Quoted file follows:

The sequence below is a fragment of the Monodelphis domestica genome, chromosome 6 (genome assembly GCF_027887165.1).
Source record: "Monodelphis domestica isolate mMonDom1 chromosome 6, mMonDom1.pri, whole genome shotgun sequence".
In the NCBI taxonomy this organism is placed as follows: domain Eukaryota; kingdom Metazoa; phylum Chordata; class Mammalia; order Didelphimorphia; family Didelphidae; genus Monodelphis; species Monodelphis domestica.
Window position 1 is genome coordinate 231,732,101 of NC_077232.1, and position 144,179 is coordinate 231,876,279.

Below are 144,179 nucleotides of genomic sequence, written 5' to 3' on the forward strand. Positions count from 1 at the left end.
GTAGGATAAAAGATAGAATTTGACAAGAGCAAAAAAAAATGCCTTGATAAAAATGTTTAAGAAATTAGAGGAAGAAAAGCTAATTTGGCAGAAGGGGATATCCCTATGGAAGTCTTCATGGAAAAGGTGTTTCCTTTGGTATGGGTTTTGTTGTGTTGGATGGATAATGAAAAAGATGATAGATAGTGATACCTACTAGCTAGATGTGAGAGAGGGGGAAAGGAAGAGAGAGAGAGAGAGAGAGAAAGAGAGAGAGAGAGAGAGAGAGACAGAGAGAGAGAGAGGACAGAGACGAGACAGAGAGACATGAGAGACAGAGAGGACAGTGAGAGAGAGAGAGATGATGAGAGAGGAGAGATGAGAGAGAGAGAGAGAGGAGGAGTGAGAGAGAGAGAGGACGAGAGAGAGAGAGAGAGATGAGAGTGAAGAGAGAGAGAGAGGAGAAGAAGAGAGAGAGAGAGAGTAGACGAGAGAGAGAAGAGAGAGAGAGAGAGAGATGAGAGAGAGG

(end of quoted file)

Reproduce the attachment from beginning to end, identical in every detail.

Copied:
The sequence below is a fragment of the Monodelphis domestica genome, chromosome 6 (genome assembly GCF_027887165.1).
Source record: "Monodelphis domestica isolate mMonDom1 chromosome 6, mMonDom1.pri, whole genome shotgun sequence".
In the NCBI taxonomy this organism is placed as follows: domain Eukaryota; kingdom Metazoa; phylum Chordata; class Mammalia; order Didelphimorphia; family Didelphidae; genus Monodelphis; species Monodelphis domestica.
Window position 1 is genome coordinate 231,732,101 of NC_077232.1, and position 144,179 is coordinate 231,876,279.

Below are 144,179 nucleotides of genomic sequence, written 5' to 3' on the forward strand. Positions count from 1 at the left end.
GTAGGATAAAAGATAGAATTTGACAAGAGCAAAAAAAAATGCCTTGATAAAAATGTTTAAGAAATTAGAGGAAGAAAAGCTAATTTGGCAGAAGGGGATATCCCTATGGAAGTCTTCATGGAAAAGGTGTTTCCTTTGGTATGGGTTTTGTTGTGTTGGATGGATAATGAAAAAGATGATAGATAGTGATACCTACTAGCTAGATGTGAGAGAGGGGGAAAGGAAGAGAGAGAGAGAGAGAGAGAAAGAGAGAGAGAGAGAGAGAGAGACAGAGAGAGAGAGAGGACAGAGACGAGACAGAGAGACATGAGAGACAGAGAGGACAGTGAGAGAGAGAGAGATGATGAGAGAGGAGAGATGAGAGAGAGAGAGAGAGGAGGAGTGAGAGAGAGAGAGGACGAGAGAGAGAGAGAGAGATGAGAGTGAAGAGAGAGAGAGAGGAGAAGAAGAGAGAGAGAGAGAGTAGACGAGAGAGAGAAGAGAGAGAGAGAGAGAGATGAGAGAGAGG